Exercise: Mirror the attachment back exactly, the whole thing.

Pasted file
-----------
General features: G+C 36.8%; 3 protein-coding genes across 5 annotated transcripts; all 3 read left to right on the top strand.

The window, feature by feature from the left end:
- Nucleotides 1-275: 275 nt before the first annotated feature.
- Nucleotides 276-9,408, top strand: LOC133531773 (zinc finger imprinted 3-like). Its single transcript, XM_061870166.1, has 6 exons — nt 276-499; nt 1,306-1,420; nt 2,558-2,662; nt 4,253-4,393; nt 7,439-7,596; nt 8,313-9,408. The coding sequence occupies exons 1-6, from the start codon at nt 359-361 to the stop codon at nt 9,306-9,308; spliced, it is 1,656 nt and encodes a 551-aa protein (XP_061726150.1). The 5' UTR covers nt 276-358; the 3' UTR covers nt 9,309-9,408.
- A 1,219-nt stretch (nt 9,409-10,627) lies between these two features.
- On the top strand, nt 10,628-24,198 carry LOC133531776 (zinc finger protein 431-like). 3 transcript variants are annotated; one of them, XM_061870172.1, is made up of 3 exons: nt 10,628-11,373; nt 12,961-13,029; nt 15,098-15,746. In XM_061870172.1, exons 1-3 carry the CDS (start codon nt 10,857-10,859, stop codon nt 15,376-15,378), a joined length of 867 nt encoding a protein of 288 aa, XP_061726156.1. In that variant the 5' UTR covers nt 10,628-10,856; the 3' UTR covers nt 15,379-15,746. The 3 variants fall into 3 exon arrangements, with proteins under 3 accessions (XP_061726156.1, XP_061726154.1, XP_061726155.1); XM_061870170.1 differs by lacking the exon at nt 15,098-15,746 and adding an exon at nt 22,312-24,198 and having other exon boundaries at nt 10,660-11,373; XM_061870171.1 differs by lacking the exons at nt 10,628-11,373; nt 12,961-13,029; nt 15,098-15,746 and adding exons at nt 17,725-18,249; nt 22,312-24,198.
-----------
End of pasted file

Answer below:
General features: G+C 36.8%; 3 protein-coding genes across 5 annotated transcripts; all 3 read left to right on the top strand.

The window, feature by feature from the left end:
- Nucleotides 1-275: 275 nt before the first annotated feature.
- Nucleotides 276-9,408, top strand: LOC133531773 (zinc finger imprinted 3-like). Its single transcript, XM_061870166.1, has 6 exons — nt 276-499; nt 1,306-1,420; nt 2,558-2,662; nt 4,253-4,393; nt 7,439-7,596; nt 8,313-9,408. The coding sequence occupies exons 1-6, from the start codon at nt 359-361 to the stop codon at nt 9,306-9,308; spliced, it is 1,656 nt and encodes a 551-aa protein (XP_061726150.1). The 5' UTR covers nt 276-358; the 3' UTR covers nt 9,309-9,408.
- A 1,219-nt stretch (nt 9,409-10,627) lies between these two features.
- On the top strand, nt 10,628-24,198 carry LOC133531776 (zinc finger protein 431-like). 3 transcript variants are annotated; one of them, XM_061870172.1, is made up of 3 exons: nt 10,628-11,373; nt 12,961-13,029; nt 15,098-15,746. In XM_061870172.1, exons 1-3 carry the CDS (start codon nt 10,857-10,859, stop codon nt 15,376-15,378), a joined length of 867 nt encoding a protein of 288 aa, XP_061726156.1. In that variant the 5' UTR covers nt 10,628-10,856; the 3' UTR covers nt 15,379-15,746. The 3 variants fall into 3 exon arrangements, with proteins under 3 accessions (XP_061726156.1, XP_061726154.1, XP_061726155.1); XM_061870170.1 differs by lacking the exon at nt 15,098-15,746 and adding an exon at nt 22,312-24,198 and having other exon boundaries at nt 10,660-11,373; XM_061870171.1 differs by lacking the exons at nt 10,628-11,373; nt 12,961-13,029; nt 15,098-15,746 and adding exons at nt 17,725-18,249; nt 22,312-24,198.